# Difference between revisions of "Curry-Howard-Lambek correspondence"

BrettGiles (talk | contribs) m (Curry-Howard Isomorphism moved to Curry-Howard isomorphism) |
BrettGiles (talk | contribs) (Adding Lambek, categorization) |
||

Line 1: | Line 1: | ||

⚫ | |||

+ | [[Category:Theoretical foundations]] |
||

⚫ | The '''Curry-Howard isomorphism''' is an isomorphism between types (in programming languages) and propositions (in logic). Interestingly, the isomorphism maps programs (functions in Haskell) to (constructive) proofs (and ''vice versa''). (Note there is also a third part to this correspondance, sometimes called the '''Curry-Howard-Lambek''' correspondance, that shows an equivalance to Cartesian closed [[Category theory|categories]]) |
||

__TOC__ |
__TOC__ |

## Revision as of 19:31, 2 November 2006

The **Curry-Howard isomorphism** is an isomorphism between types (in programming languages) and propositions (in logic). Interestingly, the isomorphism maps programs (functions in Haskell) to (constructive) proofs (and *vice versa*). (Note there is also a third part to this correspondance, sometimes called the **Curry-Howard-Lambek** correspondance, that shows an equivalance to Cartesian closed categories)

## The Answer

As is well established by now,

```
theAnswer :: Integer
theAnswer = 42
```

The logical interpretation of the program is that the type `Integer`

is inhibited (by the value `42`

), so the existence of this program *proves* the proposition `Integer`

(a type without any value is the "bottom" type, a proposition with no proof).

## Inference

A (non-trivial) Haskell function maps a value (of type `a`

, say) to another value (of type `b`

), therefore, *given* a value of type `a`

(a proof of `a`

), it *constructs* a value of type `b`

(so the proof is *transformed* into a proof of `b`

)! So `b`

is inhibited if `a`

is, and a proof of `a -> b`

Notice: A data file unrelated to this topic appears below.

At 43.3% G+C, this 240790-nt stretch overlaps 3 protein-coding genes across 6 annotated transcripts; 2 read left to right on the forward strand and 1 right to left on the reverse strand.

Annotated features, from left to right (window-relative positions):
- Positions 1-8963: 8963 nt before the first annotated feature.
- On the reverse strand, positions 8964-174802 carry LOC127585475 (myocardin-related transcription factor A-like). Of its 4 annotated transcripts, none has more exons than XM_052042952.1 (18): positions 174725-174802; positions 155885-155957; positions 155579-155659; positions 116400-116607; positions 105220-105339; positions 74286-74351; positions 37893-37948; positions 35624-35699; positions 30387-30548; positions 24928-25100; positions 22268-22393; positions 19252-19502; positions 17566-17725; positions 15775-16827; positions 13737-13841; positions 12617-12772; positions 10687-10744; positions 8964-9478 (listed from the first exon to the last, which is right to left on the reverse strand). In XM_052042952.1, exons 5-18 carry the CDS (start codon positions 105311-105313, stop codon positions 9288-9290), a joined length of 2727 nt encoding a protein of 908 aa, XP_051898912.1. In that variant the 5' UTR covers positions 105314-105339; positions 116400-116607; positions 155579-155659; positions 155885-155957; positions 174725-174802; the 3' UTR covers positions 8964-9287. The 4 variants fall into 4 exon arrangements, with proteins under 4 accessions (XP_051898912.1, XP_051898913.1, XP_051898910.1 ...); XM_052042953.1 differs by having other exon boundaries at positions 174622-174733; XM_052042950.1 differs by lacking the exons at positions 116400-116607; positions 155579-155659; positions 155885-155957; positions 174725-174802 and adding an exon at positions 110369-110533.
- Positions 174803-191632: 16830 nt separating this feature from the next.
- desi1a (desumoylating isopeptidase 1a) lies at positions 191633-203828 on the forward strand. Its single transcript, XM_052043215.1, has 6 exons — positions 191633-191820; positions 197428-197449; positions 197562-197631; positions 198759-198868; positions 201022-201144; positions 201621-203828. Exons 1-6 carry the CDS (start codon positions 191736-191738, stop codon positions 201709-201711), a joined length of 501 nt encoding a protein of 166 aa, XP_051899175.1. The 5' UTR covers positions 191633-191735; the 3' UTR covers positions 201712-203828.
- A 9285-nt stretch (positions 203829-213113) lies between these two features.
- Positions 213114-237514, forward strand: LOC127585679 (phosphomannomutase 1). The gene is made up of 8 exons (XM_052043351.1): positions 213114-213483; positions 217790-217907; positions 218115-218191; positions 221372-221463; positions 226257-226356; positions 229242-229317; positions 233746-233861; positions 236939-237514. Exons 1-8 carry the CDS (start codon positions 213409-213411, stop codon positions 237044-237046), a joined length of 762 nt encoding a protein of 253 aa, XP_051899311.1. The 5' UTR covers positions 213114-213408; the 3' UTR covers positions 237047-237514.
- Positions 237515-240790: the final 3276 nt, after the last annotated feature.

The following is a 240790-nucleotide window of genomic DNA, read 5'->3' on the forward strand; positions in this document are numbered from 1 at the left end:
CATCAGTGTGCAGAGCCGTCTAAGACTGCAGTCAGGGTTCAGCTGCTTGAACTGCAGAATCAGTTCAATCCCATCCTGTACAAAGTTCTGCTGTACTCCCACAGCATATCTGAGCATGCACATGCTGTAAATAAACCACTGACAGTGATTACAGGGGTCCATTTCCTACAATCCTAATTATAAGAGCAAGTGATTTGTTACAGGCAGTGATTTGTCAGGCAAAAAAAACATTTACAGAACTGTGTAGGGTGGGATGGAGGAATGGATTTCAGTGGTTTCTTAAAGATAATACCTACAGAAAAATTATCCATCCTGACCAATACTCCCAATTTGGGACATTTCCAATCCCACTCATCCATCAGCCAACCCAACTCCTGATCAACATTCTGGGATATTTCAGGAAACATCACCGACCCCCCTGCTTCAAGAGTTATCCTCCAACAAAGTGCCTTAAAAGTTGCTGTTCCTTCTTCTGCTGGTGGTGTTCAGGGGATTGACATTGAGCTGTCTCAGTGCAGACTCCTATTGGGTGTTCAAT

is established (hence the notation, in case you were wondering).

```
representation :: Bool -> Integer
representation False = 0
representation True = 1
```

says, for example, if `Boolean`

is inhibited, so is `Integer`

(well, the point here is demonstration, not discovery).

## Connectives

Of course, atomic propositions contribute little towards knowledge, and the Haskell type system incorporates the logical connectives and , though heavily disguised. Haskell handles conjuction in the manner described by Intuitionistic Logic. When a program has type , the value returned itself indicates which one. The algebraic data types in Haskell has a tag on each alternative, the constructor, to indicate the injections:

```
data Message a = OK a | Warning a | Error a
p2pShare :: Integer -> Message String
p2pShare n | n == 0 = Warning "Share! Freeloading hurts your peers."
| n < 0 = Error "You cannot possibly share a negative number of files!"
| n > 0 = OK ("You are sharing " ++ show n ++ " files."
```

So any one of `OK String`

, `Warning String`

or `Error String`

proves the proposition `Message String`

, leaving out any two constructors would not invalidate the program. At the same time, a proof of `Message String`

can be pattern matched against the constructors to see which one it proves.
On the other hand, to prove `String`

is inhibited from the proposition `Message String`

, it has to be proven that you can prove `String`

from any of the alternatives...

```
show :: Message String -> String
show (OK s) = s
show (Warning s) = "Warning: " ++ s
show (Error s) = "ERROR! " ++ s
```

The conjuction is handled via an isomorphism in Closed Cartesian Categories in general (Haskell types belong to this category): .

## Theorems for free!

Things get interesting when polymorphism comes in. The composition operator in Haskell proves a very simple theorem.

```
(.) :: (a -> b) -> (b -> c) -> (a -> c)
(.) f g x = f (g x)
```

The type is, actually, `forall a b c. (a -> b) -> (b -> c) -> (a -> c)`

, to be a bit verbose, which says, logically speaking, for all propositions `a, b`

and `c`

, if from `a`

, `b`

can be proven, and if from `b`

, `c`

can be proven, then from `a`

, `c`

can be proven (the program says how to go about proving: just compose the given proofs!)